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DISCAYA v. IMMIGRATION AND NATURALIZATION SERVICE

United States District Court, Northern District of Illinois, E.D


March 3, 1972

LOURDES R. DISCAYA, PLAINTIFF,
v.
IMMIGRATION AND NATURALIZATION SERVICE, DEFENDANT.

The opinion of the court was delivered by: Austin, District Judge.

JUDGMENT ORDER and MEMORANDUM OPINION

Plaintiff seeks review of an administrative ruling and order of voluntary departure of the Immigration and Naturalization Service of the Department of Justice. Before the court is defendant's motion to dismiss the complaint for failure to state a claim upon which relief can be granted. Pursuant to Rule 12(b)(6) of the Federal Rules of Civil Procedure, defendant's motion to dismiss, which was accompanied by the complete administrative record, shall be treated by the court as a motion for summary judgment under Rule 56.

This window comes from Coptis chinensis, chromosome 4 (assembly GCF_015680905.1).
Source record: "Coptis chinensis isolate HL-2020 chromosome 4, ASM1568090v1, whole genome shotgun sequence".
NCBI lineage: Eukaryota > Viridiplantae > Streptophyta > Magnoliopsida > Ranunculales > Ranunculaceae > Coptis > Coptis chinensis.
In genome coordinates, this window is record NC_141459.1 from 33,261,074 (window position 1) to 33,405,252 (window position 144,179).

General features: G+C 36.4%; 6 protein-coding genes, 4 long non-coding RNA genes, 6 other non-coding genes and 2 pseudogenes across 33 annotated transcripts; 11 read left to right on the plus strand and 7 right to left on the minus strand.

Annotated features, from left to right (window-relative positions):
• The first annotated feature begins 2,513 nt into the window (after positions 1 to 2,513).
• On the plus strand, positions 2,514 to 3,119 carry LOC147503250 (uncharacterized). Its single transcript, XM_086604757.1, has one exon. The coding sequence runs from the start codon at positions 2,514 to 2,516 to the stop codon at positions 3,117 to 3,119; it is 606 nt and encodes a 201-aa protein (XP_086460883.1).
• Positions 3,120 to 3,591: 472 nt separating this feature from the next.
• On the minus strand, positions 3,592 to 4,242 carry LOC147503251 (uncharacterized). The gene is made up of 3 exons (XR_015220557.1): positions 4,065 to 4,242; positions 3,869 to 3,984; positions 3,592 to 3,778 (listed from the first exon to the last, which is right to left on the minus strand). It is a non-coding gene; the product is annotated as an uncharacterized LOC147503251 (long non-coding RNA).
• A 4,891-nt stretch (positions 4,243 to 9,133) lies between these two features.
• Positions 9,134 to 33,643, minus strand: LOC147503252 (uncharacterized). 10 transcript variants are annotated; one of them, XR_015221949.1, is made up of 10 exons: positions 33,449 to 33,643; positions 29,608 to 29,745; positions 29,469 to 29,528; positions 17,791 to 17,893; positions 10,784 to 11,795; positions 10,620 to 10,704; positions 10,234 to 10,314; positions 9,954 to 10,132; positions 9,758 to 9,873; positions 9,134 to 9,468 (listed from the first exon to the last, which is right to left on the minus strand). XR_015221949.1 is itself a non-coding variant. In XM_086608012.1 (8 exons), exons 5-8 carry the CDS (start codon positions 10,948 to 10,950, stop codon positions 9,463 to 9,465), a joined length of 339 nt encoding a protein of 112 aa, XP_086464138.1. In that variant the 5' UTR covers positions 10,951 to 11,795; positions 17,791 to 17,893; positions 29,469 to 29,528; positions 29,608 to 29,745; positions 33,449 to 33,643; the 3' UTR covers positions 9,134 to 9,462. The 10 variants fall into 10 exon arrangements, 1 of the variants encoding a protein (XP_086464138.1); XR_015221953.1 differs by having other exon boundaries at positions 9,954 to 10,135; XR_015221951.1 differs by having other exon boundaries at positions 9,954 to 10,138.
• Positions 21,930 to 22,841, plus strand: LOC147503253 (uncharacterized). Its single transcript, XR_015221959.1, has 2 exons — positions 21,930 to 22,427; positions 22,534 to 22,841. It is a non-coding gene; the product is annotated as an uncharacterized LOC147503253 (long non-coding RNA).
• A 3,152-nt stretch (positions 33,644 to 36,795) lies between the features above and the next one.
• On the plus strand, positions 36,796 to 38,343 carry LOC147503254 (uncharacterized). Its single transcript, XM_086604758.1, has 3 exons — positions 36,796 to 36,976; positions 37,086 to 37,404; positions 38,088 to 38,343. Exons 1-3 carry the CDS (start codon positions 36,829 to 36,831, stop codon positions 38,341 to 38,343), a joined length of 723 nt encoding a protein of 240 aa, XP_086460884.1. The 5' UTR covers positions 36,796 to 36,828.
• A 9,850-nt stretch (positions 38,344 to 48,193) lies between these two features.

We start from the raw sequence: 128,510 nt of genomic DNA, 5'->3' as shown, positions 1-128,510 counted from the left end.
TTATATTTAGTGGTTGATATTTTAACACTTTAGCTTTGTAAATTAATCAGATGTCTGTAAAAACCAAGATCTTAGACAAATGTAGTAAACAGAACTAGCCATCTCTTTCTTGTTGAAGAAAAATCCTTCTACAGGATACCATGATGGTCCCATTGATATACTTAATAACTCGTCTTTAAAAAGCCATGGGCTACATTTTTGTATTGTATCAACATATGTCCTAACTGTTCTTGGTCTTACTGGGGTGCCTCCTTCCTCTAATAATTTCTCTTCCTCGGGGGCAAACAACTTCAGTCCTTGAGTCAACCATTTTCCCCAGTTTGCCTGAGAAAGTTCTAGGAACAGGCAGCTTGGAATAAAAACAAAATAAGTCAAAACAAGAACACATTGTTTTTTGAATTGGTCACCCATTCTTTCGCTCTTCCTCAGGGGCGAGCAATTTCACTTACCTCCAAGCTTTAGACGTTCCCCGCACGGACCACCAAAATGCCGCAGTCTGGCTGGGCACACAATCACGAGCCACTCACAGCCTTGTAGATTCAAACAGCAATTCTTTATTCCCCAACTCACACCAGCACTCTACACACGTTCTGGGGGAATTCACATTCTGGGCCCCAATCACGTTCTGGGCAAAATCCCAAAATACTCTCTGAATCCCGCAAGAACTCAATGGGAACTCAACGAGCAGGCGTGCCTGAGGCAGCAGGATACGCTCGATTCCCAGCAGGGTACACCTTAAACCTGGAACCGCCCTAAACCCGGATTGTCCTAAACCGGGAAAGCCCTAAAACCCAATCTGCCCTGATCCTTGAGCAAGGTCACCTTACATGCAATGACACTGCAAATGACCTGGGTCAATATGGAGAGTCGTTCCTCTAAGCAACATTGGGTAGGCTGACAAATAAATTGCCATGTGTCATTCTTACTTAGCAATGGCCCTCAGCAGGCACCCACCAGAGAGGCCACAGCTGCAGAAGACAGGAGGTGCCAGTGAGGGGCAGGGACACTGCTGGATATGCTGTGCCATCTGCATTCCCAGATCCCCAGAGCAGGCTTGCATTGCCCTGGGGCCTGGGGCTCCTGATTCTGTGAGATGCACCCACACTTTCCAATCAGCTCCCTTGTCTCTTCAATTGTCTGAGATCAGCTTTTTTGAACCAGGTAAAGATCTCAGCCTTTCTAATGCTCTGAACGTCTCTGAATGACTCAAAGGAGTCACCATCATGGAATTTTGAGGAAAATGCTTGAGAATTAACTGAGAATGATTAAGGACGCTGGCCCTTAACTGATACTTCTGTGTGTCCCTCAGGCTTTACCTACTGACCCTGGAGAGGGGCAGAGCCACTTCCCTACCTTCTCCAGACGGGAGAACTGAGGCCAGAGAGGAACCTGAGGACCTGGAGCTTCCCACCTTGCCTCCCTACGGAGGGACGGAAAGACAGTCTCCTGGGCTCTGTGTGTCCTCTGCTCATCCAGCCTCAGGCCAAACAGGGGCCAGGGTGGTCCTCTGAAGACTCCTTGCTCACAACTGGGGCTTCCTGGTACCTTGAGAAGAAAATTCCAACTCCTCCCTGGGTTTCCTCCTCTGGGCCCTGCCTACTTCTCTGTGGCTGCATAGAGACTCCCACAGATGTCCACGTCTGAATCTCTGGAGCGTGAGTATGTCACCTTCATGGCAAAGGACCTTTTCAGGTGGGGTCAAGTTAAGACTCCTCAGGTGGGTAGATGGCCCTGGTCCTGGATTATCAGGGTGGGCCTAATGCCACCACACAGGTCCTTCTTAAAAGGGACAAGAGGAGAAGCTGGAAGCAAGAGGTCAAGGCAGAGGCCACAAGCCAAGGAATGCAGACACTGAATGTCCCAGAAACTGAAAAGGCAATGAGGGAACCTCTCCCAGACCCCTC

Plaintiff is a citizen of the Philippines who entered the United States on August 2, 1970 as a non-immigrant visitor for pleasure for a period not to exceed thirty days. Thereafter, she sought and received an extension of her visitor's visa to March 5, 1971. On November 13, 1970, plaintiff filed a petition for a third preference visa pursuant to 8 U.S.C. § 1153(a)(3). This petition was approved on January 29, 1971, but because a proper visa number has not been available, she has not been permitted to apply for an adjustment of her visitor's status to that of permanent resident. However, plaintiff was not granted permission to stay in the United States on the non-immigrant visitor's visa past March 5, 1971. On August 1, 1971 an order to show cause why plaintiff should not be deported was issued. After a full hearing, the Special Inquiry Officer determined that plaintiff was deportable, but as a matter of administrative discretion, plaintiff was allowed to depart from the United States voluntarily by September 30, 1971. Plaintiff appealed this decision to the Board of Immigration Appeals, which appeal was dismissed on October 8, 1971. Plaintiff was ordered by the Board to depart voluntarily by November 8, 1971. Plaintiff did not depart on that date. On November 23, 1971 the complaint was filed in this cause, seeking review of the administrative decision of the Board of Immigration Appeals.